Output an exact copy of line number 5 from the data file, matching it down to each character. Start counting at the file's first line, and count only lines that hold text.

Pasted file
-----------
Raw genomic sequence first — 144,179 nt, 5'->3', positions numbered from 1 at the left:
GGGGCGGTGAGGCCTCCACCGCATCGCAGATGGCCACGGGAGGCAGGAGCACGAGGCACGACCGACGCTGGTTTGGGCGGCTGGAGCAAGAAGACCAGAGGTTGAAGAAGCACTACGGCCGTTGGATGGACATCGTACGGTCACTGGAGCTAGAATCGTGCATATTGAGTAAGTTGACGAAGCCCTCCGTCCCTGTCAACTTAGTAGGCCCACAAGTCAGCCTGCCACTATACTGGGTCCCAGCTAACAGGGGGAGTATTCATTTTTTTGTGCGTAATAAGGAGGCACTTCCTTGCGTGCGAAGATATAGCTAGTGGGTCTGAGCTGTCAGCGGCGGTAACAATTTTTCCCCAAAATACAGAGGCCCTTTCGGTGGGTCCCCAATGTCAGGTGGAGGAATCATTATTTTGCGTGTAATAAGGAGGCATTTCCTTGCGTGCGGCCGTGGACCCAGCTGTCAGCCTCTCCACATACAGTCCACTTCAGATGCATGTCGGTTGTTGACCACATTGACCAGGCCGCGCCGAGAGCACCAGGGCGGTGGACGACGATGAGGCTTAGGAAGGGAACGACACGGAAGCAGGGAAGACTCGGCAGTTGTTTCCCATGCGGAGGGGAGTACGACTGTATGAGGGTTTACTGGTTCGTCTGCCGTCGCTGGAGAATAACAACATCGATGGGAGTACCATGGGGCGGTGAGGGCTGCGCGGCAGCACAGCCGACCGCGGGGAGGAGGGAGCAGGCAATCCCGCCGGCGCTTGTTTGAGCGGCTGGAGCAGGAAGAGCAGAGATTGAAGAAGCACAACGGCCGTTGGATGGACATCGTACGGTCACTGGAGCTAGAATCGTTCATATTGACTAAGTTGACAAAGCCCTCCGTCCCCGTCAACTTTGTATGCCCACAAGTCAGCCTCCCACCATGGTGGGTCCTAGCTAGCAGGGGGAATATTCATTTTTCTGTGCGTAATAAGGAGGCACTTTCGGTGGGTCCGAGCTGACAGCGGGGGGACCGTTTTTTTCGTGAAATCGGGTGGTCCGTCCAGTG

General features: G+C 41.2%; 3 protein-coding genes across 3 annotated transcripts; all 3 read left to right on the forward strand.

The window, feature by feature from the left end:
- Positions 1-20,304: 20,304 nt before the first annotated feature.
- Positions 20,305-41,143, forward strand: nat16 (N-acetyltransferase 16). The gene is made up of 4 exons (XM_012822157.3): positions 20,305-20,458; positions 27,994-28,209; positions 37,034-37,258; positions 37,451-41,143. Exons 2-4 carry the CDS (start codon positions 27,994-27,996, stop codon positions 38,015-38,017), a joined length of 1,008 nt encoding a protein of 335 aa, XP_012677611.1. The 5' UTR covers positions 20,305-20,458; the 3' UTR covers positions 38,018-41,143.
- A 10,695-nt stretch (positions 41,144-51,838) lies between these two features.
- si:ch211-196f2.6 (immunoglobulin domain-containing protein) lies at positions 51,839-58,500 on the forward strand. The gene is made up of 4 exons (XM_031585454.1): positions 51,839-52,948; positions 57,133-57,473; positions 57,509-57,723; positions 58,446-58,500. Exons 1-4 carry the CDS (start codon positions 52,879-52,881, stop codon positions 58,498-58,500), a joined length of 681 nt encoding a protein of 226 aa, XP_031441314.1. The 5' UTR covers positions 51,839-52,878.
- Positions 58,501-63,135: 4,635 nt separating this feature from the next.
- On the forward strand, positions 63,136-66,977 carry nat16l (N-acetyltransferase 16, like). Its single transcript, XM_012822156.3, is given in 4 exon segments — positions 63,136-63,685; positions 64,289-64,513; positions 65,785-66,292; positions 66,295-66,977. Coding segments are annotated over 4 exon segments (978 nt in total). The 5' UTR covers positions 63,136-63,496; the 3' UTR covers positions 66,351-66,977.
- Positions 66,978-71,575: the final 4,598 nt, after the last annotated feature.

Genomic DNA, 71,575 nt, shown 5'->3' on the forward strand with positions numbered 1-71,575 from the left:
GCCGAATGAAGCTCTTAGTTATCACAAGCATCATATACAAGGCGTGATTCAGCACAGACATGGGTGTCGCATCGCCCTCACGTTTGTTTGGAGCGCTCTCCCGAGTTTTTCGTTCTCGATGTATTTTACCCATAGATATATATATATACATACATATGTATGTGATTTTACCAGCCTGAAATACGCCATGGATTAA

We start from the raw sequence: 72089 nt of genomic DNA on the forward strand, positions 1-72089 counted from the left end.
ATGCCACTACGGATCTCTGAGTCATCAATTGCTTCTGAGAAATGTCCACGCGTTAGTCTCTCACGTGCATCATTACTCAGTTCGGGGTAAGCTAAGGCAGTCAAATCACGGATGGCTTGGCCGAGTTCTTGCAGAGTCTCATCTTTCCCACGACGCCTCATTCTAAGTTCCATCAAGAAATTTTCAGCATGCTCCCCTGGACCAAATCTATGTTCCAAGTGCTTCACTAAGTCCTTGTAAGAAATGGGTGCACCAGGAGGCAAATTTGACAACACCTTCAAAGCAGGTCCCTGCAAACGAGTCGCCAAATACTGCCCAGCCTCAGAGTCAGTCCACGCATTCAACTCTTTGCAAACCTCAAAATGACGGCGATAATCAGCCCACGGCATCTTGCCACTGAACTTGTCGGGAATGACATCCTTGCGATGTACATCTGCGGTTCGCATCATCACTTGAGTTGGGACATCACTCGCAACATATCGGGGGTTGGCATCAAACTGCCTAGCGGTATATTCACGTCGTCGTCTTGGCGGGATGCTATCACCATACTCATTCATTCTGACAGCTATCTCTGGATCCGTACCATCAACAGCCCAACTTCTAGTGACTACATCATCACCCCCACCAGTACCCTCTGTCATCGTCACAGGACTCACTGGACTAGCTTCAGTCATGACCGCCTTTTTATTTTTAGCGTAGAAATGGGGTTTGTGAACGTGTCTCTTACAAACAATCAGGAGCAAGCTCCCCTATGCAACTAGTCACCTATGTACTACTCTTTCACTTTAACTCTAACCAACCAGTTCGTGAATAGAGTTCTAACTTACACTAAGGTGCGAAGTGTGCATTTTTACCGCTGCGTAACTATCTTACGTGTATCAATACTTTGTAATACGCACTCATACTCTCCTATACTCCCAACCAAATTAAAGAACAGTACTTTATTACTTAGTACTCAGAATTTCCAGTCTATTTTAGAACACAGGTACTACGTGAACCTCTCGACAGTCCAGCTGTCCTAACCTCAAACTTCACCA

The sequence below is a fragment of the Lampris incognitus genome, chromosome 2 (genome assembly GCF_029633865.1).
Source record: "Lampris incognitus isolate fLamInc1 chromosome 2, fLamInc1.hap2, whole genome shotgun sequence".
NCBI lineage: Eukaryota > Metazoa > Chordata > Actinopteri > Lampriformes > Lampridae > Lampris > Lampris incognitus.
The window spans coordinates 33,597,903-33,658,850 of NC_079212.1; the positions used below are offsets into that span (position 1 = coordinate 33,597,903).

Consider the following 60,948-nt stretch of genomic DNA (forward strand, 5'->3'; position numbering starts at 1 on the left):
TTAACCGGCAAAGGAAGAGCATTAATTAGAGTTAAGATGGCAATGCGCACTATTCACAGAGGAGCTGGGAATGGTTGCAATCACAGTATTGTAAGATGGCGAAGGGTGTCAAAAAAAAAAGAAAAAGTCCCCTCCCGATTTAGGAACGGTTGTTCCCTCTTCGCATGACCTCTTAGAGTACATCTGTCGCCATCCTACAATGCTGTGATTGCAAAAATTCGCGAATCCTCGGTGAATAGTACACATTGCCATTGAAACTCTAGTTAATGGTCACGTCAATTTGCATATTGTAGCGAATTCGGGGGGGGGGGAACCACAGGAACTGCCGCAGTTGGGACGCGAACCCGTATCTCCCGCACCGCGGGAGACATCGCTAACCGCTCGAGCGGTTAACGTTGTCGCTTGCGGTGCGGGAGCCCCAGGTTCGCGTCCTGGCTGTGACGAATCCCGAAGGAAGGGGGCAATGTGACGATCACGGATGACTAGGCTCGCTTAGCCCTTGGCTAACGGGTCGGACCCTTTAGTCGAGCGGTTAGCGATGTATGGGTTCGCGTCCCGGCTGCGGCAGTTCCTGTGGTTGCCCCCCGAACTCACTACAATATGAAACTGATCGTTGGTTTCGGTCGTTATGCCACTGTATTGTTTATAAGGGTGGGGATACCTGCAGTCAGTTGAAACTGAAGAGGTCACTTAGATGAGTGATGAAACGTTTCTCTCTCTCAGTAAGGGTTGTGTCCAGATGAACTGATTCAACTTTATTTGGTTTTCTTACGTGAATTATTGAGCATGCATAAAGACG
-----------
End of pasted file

- Positions 1-20,304: 20,304 nt before the first annotated feature.